Instance properties of an object (at the top level of an enum, struct, or class dec‐
laration) can be initialized in the object’s initializer function rather than by
assignment in their declaration. It is legal and common for both constant (let)
and variable (var) instance properties to have an explicit type and no directly
assigned initial value. I’ll have more to say about that in Chapter 4.

Computed Initializer
Sometimes, you’d like to run several lines of code in order to compute a variable’s ini‐
tial value. A simple and compact way to express this is with an anonymous function
that you call immediately (see “Define-and-Call” on page 52). I’ll illustrate by rewrit‐
ing an earlier example:
let timed : Bool = {
if val == 1 {
return true
} else {
return false
}
}()

You can do the same thing when you’re initializing an instance property. In this class,
there’s an image (a UIImage) that I’m going to need many times later on. It makes
sense to create this image in advance as a constant instance property of the class. To
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create it means to draw it. That takes several lines of code. So I declare and initialize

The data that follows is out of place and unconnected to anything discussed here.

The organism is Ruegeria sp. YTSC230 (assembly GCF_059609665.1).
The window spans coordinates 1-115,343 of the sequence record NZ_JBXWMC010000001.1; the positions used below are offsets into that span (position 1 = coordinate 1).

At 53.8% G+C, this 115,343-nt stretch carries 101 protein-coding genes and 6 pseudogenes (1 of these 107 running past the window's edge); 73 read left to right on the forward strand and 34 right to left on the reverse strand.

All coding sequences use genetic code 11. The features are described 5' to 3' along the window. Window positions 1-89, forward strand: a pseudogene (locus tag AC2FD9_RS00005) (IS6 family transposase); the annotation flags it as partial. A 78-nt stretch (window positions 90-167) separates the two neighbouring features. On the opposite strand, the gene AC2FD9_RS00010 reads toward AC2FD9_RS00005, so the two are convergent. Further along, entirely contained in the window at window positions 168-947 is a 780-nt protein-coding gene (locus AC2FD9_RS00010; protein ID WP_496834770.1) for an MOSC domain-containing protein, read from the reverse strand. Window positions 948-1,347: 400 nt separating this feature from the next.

the property by defining and calling an anonymous function, like this (for my imageOfSize utility, see Chapter 2):
class RootViewController : UITableViewController {
let cellBackgroundImage : UIImage = {
return imageOfSize(CGSize(width:320, height:44)) {
// ... drawing goes here ...
}
}()
// ... rest of class goes here ...
}

Indeed, a define-and-call anonymous function is often the only legal way to compute
an instance property’s initial value with multiple lines of code. The reason is that,
when you’re initializing an instance property, you can’t call an instance method,
because there is no instance yet — the instance, after all, is what you are in the pro‐
cess of creating.

Computed Variables
The variables I’ve been describing so far in this chapter have all been stored variables.
The shoebox analogy applies. The variable is a name, like a shoebox; a value can be
put into the shoebox by assigning it to the variable, and it then sits there and can be
retrieved later by referring to the variable, for as long the variable lives.
Alternatively, a variable can be computed. This means that the variable, instead of